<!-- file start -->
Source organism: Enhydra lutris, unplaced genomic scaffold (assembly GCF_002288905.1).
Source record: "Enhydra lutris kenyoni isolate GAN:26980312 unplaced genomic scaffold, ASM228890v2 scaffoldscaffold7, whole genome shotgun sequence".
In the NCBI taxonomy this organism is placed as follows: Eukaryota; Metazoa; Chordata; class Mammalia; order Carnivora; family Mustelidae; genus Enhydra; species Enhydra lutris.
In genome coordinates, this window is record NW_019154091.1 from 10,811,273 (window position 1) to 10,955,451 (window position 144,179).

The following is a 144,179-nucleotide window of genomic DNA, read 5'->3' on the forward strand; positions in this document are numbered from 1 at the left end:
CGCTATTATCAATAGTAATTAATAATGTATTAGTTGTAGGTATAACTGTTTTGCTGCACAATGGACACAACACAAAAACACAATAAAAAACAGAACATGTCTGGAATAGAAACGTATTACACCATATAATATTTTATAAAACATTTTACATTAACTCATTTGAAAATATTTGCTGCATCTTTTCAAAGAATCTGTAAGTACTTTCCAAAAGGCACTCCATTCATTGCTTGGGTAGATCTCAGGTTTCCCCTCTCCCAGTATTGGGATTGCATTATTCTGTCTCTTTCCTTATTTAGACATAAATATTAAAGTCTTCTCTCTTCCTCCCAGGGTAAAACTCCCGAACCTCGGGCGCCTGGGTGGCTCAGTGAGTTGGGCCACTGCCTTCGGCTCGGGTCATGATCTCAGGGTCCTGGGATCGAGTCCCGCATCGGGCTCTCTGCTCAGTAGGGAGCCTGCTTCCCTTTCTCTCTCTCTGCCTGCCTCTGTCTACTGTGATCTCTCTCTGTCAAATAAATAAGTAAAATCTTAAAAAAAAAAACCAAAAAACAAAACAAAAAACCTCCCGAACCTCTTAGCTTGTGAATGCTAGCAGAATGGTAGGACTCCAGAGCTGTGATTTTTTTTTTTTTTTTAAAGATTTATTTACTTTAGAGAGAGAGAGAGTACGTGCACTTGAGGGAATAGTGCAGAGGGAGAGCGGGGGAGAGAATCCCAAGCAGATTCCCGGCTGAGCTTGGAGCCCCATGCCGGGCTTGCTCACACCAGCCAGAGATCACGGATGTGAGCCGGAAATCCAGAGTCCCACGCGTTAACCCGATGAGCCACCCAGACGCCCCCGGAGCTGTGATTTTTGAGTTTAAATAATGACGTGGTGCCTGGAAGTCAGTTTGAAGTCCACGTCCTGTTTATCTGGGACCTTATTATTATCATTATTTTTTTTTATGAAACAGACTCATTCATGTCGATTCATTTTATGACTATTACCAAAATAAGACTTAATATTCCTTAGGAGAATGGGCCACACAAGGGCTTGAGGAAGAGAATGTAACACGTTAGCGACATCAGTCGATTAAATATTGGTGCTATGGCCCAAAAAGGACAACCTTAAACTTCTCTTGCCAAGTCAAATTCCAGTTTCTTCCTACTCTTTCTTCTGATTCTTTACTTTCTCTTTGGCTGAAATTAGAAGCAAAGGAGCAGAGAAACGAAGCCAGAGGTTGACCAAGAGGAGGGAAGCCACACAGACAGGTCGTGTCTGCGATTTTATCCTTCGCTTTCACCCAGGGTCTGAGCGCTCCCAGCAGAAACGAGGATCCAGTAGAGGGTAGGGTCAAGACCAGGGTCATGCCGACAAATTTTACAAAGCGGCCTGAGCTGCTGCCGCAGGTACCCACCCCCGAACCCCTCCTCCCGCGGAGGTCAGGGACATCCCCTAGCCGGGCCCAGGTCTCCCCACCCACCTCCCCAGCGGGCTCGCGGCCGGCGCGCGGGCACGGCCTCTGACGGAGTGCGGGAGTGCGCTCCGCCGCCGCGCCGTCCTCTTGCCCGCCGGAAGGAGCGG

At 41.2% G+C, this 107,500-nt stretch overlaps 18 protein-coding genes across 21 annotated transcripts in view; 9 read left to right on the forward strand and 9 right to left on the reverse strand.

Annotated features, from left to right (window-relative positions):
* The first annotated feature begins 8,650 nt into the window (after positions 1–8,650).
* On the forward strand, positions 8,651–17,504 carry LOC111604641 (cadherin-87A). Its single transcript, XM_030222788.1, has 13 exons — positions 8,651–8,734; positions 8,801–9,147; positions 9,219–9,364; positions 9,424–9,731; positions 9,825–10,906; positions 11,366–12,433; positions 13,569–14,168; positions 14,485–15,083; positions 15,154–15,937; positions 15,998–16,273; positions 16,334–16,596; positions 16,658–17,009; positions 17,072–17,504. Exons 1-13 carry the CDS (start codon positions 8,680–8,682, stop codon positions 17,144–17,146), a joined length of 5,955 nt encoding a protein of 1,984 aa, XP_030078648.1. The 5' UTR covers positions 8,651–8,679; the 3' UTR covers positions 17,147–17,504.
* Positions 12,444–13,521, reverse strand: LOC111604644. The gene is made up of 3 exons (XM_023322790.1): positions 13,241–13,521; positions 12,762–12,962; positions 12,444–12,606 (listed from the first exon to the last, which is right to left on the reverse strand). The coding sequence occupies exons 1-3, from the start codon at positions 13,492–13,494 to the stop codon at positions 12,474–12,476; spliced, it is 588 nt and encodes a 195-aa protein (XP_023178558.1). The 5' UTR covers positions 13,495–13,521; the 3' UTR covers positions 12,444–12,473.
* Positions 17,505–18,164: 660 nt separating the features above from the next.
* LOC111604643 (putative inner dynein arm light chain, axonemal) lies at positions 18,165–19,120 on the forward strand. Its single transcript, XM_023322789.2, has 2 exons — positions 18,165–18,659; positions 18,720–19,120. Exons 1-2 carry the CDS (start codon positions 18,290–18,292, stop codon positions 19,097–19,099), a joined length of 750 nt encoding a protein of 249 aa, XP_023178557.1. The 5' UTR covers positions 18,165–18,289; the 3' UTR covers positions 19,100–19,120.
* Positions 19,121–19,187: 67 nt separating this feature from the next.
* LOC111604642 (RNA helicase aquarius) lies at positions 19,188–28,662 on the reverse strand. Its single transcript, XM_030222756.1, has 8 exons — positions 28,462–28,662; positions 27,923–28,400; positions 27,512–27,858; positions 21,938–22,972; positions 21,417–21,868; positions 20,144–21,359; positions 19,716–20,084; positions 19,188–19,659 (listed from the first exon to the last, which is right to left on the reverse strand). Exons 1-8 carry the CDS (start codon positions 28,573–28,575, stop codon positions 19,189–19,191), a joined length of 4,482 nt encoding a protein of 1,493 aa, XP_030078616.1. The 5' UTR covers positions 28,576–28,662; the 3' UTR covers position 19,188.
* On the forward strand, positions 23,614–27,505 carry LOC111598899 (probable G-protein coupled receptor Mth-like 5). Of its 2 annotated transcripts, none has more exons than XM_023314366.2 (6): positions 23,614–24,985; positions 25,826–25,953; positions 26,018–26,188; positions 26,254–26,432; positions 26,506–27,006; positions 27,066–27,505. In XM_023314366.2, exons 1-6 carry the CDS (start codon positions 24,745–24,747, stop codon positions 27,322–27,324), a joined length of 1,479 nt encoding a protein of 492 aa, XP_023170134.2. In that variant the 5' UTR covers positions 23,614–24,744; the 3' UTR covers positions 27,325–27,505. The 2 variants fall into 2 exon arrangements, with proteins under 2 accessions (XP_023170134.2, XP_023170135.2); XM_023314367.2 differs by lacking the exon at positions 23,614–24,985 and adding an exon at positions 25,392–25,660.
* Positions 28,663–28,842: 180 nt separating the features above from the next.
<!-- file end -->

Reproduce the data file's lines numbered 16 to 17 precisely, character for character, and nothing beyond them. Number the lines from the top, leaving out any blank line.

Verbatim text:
* On the forward strand, positions 23,614–27,505 carry LOC111598899 (probable G-protein coupled receptor Mth-like 5). Of its 2 annotated transcripts, none has more exons than XM_023314366.2 (6): positions 23,614–24,985; positions 25,826–25,953; positions 26,018–26,188; positions 26,254–26,432; positions 26,506–27,006; positions 27,066–27,505. In XM_023314366.2, exons 1-6 carry the CDS (start codon positions 24,745–24,747, stop codon positions 27,322–27,324), a joined length of 1,479 nt encoding a protein of 492 aa, XP_023170134.2. In that variant the 5' UTR covers positions 23,614–24,744; the 3' UTR covers positions 27,325–27,505. The 2 variants fall into 2 exon arrangements, with proteins under 2 accessions (XP_023170134.2, XP_023170135.2); XM_023314367.2 differs by lacking the exon at positions 23,614–24,985 and adding an exon at positions 25,392–25,660.
* Positions 28,663–28,842: 180 nt separating the features above from the next.